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Intertidal invasion patterns in Canadian ports

Authors
  • Choi, Francis M. P.1, 2
  • Murray, Cathryn Clarke1, 3
  • Therriault, Thomas W.4
  • Pakhomov, Evgeny A.1, 5
  • 1 University of British Columbia, Department of Earth, Ocean and Atmospheric Sciences, 2207 Main Mall, Vancouver, BC, V6T1Z4, Canada , Vancouver (Canada)
  • 2 Northeastern University, Marine Science Center, 430 Nahant Road, Nahant, MA, USA , Nahant (United States)
  • 3 North Pacific Marine Science Organization (PICES), Sidney, BC, V8L 4B2, Canada , Sidney (Canada)
  • 4 Fisheries and Oceans Canada, Pacific Biological Station, 3190 Hammond Bay Road, Nanaimo, BC, V9T 6N7, Canada , Nanaimo (Canada)
  • 5 University of British Columbia, Institute for the Oceans and Fisheries, 2202 Main Mall, Vancouver, BC, V6T1Z4, Canada , Vancouver (Canada)
Type
Published Article
Journal
Marine Biology
Publisher
Springer-Verlag
Publication Date
Aug 18, 2016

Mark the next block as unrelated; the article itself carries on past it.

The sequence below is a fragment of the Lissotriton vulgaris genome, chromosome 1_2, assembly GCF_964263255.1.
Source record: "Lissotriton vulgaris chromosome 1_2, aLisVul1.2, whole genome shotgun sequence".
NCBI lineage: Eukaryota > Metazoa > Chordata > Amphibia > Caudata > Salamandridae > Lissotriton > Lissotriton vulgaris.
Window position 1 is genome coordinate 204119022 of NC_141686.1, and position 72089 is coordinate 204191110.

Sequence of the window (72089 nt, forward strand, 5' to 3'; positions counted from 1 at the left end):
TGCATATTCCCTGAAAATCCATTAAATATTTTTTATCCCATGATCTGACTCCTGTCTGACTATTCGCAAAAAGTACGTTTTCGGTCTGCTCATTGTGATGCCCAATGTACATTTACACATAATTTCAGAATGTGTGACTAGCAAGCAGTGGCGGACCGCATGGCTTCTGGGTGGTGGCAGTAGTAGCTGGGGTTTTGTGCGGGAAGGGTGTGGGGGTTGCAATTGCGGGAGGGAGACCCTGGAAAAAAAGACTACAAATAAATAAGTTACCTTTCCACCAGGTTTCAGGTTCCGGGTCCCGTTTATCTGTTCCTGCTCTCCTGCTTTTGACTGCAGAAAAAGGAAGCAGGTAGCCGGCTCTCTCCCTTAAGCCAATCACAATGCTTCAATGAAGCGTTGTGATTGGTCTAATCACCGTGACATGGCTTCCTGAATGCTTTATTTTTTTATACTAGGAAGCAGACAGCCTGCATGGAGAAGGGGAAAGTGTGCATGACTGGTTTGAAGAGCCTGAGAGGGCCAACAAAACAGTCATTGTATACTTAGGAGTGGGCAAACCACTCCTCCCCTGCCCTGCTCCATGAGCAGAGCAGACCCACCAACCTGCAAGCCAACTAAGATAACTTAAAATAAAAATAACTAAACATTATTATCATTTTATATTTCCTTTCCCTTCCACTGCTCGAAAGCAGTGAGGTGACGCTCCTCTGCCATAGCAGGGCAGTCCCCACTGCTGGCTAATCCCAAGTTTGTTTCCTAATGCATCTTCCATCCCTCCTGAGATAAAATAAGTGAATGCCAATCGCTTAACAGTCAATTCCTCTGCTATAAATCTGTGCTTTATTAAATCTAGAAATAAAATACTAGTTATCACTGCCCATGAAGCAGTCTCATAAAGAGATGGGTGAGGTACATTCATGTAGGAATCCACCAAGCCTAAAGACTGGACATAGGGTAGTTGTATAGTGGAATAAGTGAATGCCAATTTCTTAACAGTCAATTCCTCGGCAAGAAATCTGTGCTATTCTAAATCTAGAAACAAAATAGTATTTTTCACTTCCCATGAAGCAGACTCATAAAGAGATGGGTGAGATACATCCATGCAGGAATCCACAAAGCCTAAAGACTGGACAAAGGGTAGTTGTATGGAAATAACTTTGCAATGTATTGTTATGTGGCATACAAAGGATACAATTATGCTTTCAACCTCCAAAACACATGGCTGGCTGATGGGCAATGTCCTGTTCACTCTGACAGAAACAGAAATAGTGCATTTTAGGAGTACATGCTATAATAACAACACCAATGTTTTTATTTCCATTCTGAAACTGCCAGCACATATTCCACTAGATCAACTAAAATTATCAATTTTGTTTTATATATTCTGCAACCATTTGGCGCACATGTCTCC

Volume
163
Issue
9
Identifiers
DOI: 10.1007/s00227-016-2957-0
Source
Springer Nature
Keywords
License
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Abstract

The establishment of non-indigenous species (NIS) in natural ecosystems is a growing concern for preserving biodiversity at global, national, and regional scales. Due to commercial shipping activities, international ports serve as critical entry points for NIS and a source for secondary dispersal. Sixteen international ports in Canada representing both the Pacific and Atlantic coasts were surveyed to characterize intertidal NIS distributions. Intertidal species diversity of both NIS and native species were significantly different between the Pacific and Atlantic coasts, with higher NIS and native species diversity on the Pacific coast. However, our newly developed Invasive Species Index (a measure of the degree of invasion based on NIS and native species relative abundance) suggested that the Atlantic coast was comparatively more impacted by invasion. No direct link was found between commercial shipping activities (number of ship visits or total tonnage) and the distribution patterns of intertidal NIS in these ports. Instead, NIS distributions in port ecosystems were strongly related to latitude, salinity, sediment type, and human population size. In addition to commercial shipping, future research in conservation and management of invaded communities should consider environmental conditions and the risk posed by local anthropogenic activities (i.e. cumulative vector effects) when characterizing invasion dynamics.

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